“Don’t tell me you want to be there for the bet-the-farm work,” Harmon said. “There isn’t that much of it, and it’s highly competitive.”
Franke did not need a chart to deliver his message. Our budgets are not increasing, he said. Persist with lockstep rate increases, and you’ll force us to bring the work in-house.
“You want a 6 percent increase,” he said, “show me 6 percent more value.”
Milionis, who oversees an in-house team dwarfed by the mega-shops on the panel, is on the same path. For example, facing a big litigation issue in California he created a law firm within the company and brought 90 percent of the company’s litigation inside, including high-stakes disputes. “We brought in technology and contract lawyers, and we cut legal spend by seven figures,” he said.
As in-house teams strive for greater efficiency and cost certainty, such changes will accelerate. “We’re measured on budget predictability, like all other business functions,” Brenton said. “Fixed fees have not taken hold because we don’t know how much it should cost. Once we know what something costs, we will move it to a fixed fee.”
Harmon agreed on the importance of cost certainty. He railed about outside counsel whose default answer to questions about cost is: “It depends.”
“That was the law school answer we all got away with,” he said. “That doesn’t work anymore.”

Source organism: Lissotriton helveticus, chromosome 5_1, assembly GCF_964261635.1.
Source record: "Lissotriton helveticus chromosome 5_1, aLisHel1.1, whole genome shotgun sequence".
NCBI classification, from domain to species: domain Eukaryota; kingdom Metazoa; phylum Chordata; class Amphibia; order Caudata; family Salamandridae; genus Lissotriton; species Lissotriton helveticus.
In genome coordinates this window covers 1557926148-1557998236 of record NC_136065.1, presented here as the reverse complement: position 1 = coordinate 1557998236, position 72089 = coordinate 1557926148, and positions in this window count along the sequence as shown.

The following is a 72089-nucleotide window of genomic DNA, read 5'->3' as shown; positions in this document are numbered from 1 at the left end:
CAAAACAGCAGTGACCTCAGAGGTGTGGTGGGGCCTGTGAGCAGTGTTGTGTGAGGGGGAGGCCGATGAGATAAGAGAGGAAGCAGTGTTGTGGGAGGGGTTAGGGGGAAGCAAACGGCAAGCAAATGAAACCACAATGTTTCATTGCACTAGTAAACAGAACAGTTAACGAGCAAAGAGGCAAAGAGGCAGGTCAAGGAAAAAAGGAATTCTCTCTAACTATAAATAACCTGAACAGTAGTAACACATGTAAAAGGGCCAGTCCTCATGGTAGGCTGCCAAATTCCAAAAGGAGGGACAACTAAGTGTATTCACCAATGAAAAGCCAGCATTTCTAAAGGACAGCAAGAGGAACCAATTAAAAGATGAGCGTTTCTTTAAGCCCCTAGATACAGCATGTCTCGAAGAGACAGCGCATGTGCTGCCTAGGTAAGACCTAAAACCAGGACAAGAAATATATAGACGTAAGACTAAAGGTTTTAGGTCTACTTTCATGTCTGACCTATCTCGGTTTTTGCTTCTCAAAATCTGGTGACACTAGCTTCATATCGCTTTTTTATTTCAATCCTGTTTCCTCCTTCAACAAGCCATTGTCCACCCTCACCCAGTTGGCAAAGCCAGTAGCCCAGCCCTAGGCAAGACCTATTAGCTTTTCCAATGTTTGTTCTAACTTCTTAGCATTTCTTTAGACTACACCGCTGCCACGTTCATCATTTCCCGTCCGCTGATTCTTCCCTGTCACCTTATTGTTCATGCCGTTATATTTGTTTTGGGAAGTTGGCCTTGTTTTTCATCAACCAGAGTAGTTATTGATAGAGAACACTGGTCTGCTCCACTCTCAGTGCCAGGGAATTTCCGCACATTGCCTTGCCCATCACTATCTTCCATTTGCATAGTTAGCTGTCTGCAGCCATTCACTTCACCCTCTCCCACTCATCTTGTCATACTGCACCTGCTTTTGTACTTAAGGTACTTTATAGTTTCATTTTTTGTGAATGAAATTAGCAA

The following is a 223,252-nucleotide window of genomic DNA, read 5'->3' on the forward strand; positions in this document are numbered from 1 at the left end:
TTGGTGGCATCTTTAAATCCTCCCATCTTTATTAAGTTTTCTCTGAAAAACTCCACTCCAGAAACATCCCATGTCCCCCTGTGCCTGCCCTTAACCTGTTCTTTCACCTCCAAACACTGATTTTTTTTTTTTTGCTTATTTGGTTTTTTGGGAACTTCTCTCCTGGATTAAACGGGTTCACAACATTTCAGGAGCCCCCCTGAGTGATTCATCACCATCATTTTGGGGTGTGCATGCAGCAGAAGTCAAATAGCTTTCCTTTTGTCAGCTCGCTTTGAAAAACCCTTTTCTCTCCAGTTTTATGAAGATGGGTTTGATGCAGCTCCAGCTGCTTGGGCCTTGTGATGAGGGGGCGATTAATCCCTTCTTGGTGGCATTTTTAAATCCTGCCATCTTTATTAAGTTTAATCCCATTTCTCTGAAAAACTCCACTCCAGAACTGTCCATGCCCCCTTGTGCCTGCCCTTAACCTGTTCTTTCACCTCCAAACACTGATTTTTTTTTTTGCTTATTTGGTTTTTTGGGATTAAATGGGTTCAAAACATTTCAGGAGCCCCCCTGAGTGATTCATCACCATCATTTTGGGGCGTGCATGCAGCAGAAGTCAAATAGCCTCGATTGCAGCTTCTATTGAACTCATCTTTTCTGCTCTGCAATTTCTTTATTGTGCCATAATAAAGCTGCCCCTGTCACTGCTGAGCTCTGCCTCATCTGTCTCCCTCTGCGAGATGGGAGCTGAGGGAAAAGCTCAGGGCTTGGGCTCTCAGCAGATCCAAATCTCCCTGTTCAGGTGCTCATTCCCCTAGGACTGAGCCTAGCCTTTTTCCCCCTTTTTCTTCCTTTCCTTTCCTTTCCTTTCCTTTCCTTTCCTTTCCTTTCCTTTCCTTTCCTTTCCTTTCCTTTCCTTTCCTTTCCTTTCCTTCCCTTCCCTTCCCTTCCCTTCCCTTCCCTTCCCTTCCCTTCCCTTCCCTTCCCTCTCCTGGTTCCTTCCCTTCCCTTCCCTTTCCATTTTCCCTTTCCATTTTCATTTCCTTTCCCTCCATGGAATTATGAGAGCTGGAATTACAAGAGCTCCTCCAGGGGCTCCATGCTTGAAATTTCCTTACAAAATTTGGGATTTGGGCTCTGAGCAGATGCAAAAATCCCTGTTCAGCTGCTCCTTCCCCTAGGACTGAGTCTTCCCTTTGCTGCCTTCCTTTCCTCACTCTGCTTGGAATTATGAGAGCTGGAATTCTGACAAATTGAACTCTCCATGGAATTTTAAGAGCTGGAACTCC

By now, the LMA audience may have been wondering about their career choices. Clearly, the ops folks holding the purse strings are fed up. As Harmon put it, “We pay for outcomes. We don’t want to pay for inputs. That doesn’t fit our business model.”
Still, it wasn’t all tough love. In-house teams want to collaborate with outside counsel – on their own terms. Given the Silicon Valley tilt of the panel, it was a little surprising that the opportunities they see for firms arise from, of all places, technology. For example, they said, don’t come to us with glitzy, bio-packed pitch books. Come armed with data and good questions. Tell us something we don’t know, such as the trajectory, risk and cost of deals and disputes. Law firms, they said, are in a good position to offer data and technology solutions, especially to smaller in-house teams.
“At our size, we’re not rolling out big things,” Milionis said. “We’ll rely on our providers.”
Brenton picked up the theme. Law firms have different technology than in-house departments. What if we can get a few technologies to work mutually well in both environments? “We have efficiency-geared tech in legal departments, but for outside counsel it’s profit-geared,” she said. “We need to see those tool suites combined. If you know our business, you are far more valuable to us as partners. Tech can help that.”
She drew an analogy between LMA, a relatively mature organization, and CLOC, a much newer group. “These networks – marketers, CIOs, GCs, Ops directors – are tight organizations,” she said. “Our roles are difficult. The change management inherent in our roles is extreme. Nobody appreciates it unless you’re in that role. We will accelerate the speed of change when we start to collaborate across silos.”
Important messages. Let’s hope what happens in Vegas doesn’t stay in Vegas.